staff edit to fix formatting error -r
 
Jennifer Jennings
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You got me thinking on that, Ollie... maybe the outside ring could be as simple as dry cover material (wood chips, ground paper, straw, whatnot), and the inner core fresh humanure. The outer core could prevent leaching in a heavy rain, and with a lid on the central core, I doubt you'd get much leaching at all. Throw some red worms in there and it may be all good - and no need to have composting piles, which would remove one more step in the process. Am I wrong in my thinking, anyone?
 
dj niels
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Jennifer, that is an interesting idea. It does seem, though, that at least two such areas would be needed, so one pile could rot down while the other was being added to. I have done humanure composting, using bales of straw or old hay around the piles, to help insulate from the winter cold and absorb any run-off moisture. These curved mounds would also require a lot more space to work around them, I think.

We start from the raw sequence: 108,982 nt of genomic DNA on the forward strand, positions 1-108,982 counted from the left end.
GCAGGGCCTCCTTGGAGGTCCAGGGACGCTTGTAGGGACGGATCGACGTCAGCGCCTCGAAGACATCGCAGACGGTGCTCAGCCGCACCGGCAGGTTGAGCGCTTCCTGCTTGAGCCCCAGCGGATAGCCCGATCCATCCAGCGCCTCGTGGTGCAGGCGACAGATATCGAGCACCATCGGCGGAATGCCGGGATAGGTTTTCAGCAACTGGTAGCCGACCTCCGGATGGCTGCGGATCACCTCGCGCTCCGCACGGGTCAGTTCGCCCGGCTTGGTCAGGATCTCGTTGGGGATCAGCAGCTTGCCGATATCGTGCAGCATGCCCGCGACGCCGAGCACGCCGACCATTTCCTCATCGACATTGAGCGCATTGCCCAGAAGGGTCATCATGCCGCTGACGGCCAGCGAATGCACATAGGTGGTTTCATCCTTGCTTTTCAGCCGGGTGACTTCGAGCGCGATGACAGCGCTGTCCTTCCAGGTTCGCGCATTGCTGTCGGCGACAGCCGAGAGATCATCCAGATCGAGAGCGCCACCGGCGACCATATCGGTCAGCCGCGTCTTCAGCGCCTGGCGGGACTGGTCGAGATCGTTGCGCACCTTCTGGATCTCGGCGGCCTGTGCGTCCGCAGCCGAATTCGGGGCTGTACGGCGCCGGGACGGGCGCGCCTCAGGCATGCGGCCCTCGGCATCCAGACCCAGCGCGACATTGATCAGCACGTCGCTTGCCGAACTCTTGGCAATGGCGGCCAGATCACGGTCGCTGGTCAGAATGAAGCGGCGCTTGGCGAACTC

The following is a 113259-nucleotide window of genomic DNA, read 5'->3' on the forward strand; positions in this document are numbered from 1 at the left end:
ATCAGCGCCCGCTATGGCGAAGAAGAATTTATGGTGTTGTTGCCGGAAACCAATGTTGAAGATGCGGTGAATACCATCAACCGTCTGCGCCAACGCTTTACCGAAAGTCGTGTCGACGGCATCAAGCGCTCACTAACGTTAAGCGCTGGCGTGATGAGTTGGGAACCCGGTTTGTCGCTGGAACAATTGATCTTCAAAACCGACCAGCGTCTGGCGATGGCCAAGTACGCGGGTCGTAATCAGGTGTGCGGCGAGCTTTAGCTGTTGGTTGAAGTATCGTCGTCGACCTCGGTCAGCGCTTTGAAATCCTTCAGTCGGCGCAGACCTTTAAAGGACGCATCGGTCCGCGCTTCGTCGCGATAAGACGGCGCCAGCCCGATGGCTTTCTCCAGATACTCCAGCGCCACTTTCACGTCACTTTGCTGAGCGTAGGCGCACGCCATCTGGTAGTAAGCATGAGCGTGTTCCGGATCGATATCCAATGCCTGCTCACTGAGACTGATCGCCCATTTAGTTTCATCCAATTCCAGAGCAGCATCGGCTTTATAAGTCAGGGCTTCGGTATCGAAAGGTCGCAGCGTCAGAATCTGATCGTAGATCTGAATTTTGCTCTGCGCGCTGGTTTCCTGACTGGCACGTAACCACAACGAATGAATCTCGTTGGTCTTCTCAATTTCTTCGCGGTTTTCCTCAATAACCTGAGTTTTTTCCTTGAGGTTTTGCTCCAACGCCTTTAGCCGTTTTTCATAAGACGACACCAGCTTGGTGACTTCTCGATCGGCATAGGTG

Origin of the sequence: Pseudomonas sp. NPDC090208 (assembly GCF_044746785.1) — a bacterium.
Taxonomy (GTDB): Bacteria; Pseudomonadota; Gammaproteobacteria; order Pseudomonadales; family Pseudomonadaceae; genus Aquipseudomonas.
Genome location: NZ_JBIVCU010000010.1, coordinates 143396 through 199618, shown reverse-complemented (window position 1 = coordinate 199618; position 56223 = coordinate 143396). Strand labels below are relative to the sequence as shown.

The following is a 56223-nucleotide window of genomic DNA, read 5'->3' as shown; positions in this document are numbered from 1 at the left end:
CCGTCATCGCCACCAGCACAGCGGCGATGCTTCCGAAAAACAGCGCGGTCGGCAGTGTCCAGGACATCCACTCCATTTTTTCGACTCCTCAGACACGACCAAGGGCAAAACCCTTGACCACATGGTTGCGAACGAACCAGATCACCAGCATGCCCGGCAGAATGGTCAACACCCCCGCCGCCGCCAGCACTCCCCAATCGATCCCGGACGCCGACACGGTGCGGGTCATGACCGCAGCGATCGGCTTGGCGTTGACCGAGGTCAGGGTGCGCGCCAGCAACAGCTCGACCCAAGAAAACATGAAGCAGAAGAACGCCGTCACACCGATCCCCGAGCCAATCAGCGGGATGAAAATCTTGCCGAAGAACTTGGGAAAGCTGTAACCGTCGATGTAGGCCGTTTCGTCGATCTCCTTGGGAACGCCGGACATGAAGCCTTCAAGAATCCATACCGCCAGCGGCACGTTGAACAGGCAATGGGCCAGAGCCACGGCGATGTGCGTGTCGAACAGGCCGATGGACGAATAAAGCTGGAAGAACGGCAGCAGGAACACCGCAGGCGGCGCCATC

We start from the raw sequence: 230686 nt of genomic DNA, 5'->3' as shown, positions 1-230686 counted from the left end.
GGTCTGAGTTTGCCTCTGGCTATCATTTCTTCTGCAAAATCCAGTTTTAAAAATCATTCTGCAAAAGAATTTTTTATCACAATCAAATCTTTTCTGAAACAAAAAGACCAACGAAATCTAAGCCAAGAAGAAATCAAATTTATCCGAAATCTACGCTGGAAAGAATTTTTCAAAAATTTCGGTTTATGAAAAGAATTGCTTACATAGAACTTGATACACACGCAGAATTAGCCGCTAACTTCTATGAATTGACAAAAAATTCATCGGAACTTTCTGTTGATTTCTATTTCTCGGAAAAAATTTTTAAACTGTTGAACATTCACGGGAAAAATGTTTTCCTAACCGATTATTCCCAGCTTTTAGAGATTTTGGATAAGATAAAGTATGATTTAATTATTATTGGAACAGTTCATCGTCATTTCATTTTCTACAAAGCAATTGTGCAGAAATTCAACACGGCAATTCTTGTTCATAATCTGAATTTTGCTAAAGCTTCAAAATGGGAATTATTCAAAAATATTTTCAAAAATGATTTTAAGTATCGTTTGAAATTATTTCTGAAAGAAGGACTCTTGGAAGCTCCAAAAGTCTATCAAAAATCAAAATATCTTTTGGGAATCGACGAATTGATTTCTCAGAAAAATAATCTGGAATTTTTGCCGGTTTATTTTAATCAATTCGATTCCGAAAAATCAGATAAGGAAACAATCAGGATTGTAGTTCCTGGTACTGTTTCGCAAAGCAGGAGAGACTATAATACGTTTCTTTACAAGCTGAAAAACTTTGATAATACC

Nick, the more I think about it, the more I like your design. A few weeks ago I actually started drawing out a similar curved berm design to protect a winter chicken coop from cold winds and, with boards and clear or opaque fiberglass panels,from the roof of the coop to the top of the berm, create a "greenhouse" of sorts for a winter chicken forage yard. (My 'girls' were forced to spend the last 3 or 4 months cooped up in our sunken greenhouse when the snow got so deep it covered up their access door. Now the snow is gone and they are enjoying the freedom of their fenced run again. But I am trying to plan something better to be ready for the next winter.)
 
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5 Ways to Transform Your Garden into a Low Water Garden